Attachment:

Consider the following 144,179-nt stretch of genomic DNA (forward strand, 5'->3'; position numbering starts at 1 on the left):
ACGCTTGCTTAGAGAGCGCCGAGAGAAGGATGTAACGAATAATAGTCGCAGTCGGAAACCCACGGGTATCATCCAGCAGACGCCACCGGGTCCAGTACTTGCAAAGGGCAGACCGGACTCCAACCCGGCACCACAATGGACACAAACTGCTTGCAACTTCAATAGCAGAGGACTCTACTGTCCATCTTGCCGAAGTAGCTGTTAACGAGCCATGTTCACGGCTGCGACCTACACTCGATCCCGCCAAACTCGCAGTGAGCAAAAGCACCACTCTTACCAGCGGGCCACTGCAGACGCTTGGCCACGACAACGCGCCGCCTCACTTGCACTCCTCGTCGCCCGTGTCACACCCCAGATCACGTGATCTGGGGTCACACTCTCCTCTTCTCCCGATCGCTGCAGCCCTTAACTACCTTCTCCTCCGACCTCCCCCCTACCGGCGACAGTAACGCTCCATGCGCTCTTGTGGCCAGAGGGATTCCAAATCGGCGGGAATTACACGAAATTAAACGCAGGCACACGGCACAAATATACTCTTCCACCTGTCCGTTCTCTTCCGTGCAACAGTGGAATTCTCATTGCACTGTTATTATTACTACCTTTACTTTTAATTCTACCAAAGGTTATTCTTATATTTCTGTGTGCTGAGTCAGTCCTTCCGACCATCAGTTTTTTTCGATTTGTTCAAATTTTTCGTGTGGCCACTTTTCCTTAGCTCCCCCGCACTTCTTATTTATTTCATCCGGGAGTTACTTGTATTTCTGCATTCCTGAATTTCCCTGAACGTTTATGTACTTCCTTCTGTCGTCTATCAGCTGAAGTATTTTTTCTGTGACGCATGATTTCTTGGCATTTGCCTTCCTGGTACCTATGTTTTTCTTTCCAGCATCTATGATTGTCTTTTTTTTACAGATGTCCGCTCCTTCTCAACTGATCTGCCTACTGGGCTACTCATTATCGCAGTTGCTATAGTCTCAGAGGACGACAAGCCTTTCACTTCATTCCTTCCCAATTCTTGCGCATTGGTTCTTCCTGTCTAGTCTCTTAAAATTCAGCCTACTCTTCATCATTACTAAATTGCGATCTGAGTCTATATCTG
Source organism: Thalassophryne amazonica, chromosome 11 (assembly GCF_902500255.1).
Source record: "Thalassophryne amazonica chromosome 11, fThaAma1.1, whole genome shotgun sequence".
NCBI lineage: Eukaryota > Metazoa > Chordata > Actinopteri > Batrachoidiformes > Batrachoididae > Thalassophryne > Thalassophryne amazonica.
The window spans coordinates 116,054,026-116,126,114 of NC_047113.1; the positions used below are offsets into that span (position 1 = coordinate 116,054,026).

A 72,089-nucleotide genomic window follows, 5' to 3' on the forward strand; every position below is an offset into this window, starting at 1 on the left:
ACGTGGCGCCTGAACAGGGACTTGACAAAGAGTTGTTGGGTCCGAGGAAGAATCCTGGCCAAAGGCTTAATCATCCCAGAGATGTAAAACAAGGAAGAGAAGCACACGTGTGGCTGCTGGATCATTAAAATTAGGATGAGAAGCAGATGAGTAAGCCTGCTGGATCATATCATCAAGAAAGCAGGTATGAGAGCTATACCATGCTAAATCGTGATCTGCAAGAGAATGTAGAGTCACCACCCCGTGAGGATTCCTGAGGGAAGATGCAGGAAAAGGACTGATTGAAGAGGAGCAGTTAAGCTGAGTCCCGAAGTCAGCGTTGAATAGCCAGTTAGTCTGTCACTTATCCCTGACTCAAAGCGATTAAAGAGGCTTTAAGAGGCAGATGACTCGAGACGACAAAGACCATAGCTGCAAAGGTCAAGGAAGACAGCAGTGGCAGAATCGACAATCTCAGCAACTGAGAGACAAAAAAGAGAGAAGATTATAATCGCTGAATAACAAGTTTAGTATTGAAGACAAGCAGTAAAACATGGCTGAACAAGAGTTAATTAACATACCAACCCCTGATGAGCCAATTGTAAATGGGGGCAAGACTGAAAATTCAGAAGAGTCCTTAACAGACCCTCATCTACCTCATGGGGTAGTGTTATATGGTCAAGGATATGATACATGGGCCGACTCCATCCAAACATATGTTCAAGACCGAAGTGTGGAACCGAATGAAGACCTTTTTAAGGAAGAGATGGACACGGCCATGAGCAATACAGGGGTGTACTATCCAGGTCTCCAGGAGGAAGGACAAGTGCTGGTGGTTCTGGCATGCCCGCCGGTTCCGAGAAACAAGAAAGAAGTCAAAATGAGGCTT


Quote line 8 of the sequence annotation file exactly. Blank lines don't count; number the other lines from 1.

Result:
ACGTGGCGCCTGAACAGGGACTTGACAAAGAGTTGTTGGGTCCGAGGAAGAATCCTGGCCAAAGGCTTAATCATCCCAGAGATGTAAAACAAGGAAGAGAAGCACACGTGTGGCTGCTGGATCATTAAAATTAGGATGAGAAGCAGATGAGTAAGCCTGCTGGATCATATCATCAAGAAAGCAGGTATGAGAGCTATACCATGCTAAATCGTGATCTGCAAGAGAATGTAGAGTCACCACCCCGTGAGGATTCCTGAGGGAAGATGCAGGAAAAGGACTGATTGAAGAGGAGCAGTTAAGCTGAGTCCCGAAGTCAGCGTTGAATAGCCAGTTAGTCTGTCACTTATCCCTGACTCAAAGCGATTAAAGAGGCTTTAAGAGGCAGATGACTCGAGACGACAAAGACCATAGCTGCAAAGGTCAAGGAAGACAGCAGTGGCAGAATCGACAATCTCAGCAACTGAGAGACAAAAAAGAGAGAAGATTATAATCGCTGAATAACAAGTTTAGTATTGAAGACAAGCAGTAAAACATGGCTGAACAAGAGTTAATTAACATACCAACCCCTGATGAGCCAATTGTAAATGGGGGCAAGACTGAAAATTCAGAAGAGTCCTTAACAGACCCTCATCTACCTCATGGGGTAGTGTTATATGGTCAAGGATATGATACATGGGCCGACTCCATCCAAACATATGTTCAAGACCGAAGTGTGGAACCGAATGAAGACCTTTTTAAGGAAGAGATGGACACGGCCATGAGCAATACAGGGGTGTACTATCCAGGTCTCCAGGAGGAAGGACAAGTGCTGGTGGTTCTGGCATGCCCGCCGGTTCCGAGAAACAAGAAAGAAGTCAAAATGAGGCTT